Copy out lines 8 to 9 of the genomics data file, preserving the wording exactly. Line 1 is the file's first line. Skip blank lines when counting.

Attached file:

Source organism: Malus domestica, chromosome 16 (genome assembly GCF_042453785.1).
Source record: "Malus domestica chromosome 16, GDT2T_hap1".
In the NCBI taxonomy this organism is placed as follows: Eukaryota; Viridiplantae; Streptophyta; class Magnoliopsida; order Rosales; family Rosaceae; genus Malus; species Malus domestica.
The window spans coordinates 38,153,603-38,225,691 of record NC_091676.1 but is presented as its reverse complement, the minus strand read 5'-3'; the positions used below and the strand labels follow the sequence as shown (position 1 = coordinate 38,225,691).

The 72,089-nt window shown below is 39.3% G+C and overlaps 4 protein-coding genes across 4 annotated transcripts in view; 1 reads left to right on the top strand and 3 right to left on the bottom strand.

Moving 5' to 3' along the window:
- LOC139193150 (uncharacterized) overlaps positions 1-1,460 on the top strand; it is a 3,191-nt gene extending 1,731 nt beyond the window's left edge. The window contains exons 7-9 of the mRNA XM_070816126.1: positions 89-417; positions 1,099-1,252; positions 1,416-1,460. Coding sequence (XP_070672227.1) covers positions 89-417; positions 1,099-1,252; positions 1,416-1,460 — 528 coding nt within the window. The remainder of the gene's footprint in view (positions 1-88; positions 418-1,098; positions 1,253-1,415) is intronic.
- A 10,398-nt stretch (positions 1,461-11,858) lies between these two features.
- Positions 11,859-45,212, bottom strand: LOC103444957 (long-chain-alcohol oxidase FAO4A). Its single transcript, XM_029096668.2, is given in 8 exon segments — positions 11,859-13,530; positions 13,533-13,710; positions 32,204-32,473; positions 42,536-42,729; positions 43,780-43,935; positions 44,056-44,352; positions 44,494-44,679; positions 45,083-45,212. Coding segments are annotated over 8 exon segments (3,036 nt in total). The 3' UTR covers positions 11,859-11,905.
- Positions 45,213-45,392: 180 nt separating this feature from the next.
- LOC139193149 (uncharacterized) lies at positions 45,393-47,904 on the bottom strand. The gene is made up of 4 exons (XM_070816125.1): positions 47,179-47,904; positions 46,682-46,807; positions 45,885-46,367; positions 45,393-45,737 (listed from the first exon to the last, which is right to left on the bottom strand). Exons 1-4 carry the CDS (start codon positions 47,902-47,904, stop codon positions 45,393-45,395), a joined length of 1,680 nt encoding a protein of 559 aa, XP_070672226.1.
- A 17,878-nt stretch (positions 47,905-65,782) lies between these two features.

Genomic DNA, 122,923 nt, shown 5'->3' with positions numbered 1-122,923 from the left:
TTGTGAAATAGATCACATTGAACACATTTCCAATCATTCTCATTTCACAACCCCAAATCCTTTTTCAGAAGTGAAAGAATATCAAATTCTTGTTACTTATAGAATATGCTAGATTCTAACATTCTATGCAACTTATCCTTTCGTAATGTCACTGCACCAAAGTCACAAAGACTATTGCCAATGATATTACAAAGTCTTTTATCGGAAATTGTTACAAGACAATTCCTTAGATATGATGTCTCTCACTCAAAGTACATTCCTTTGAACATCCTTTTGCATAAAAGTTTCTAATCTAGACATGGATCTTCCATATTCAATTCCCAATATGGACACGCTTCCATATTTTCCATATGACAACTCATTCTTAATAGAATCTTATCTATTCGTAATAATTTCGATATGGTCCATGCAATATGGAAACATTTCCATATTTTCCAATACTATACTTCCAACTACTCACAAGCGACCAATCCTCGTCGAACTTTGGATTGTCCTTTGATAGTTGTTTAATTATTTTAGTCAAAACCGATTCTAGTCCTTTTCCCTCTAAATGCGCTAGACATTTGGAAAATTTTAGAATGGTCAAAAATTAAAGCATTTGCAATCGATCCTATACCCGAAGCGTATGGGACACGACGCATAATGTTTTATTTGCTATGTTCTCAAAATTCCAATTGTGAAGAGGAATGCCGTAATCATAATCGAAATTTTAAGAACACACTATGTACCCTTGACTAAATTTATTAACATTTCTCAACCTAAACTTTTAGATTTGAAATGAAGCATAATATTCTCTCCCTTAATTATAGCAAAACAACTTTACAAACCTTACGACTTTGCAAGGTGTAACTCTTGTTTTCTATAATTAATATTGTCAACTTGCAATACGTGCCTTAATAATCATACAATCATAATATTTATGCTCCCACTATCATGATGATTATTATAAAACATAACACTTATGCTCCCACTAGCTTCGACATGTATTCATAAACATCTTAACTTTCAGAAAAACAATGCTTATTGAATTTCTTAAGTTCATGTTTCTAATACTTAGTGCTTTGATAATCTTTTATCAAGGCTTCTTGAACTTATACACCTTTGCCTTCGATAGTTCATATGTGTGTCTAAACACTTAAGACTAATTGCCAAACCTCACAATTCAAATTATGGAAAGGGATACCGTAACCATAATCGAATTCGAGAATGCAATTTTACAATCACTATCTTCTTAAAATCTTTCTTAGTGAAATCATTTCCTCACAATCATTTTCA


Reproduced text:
- A 10,398-nt stretch (positions 1,461-11,858) lies between these two features.
- Positions 11,859-45,212, bottom strand: LOC103444957 (long-chain-alcohol oxidase FAO4A). Its single transcript, XM_029096668.2, is given in 8 exon segments — positions 11,859-13,530; positions 13,533-13,710; positions 32,204-32,473; positions 42,536-42,729; positions 43,780-43,935; positions 44,056-44,352; positions 44,494-44,679; positions 45,083-45,212. Coding segments are annotated over 8 exon segments (3,036 nt in total). The 3' UTR covers positions 11,859-11,905.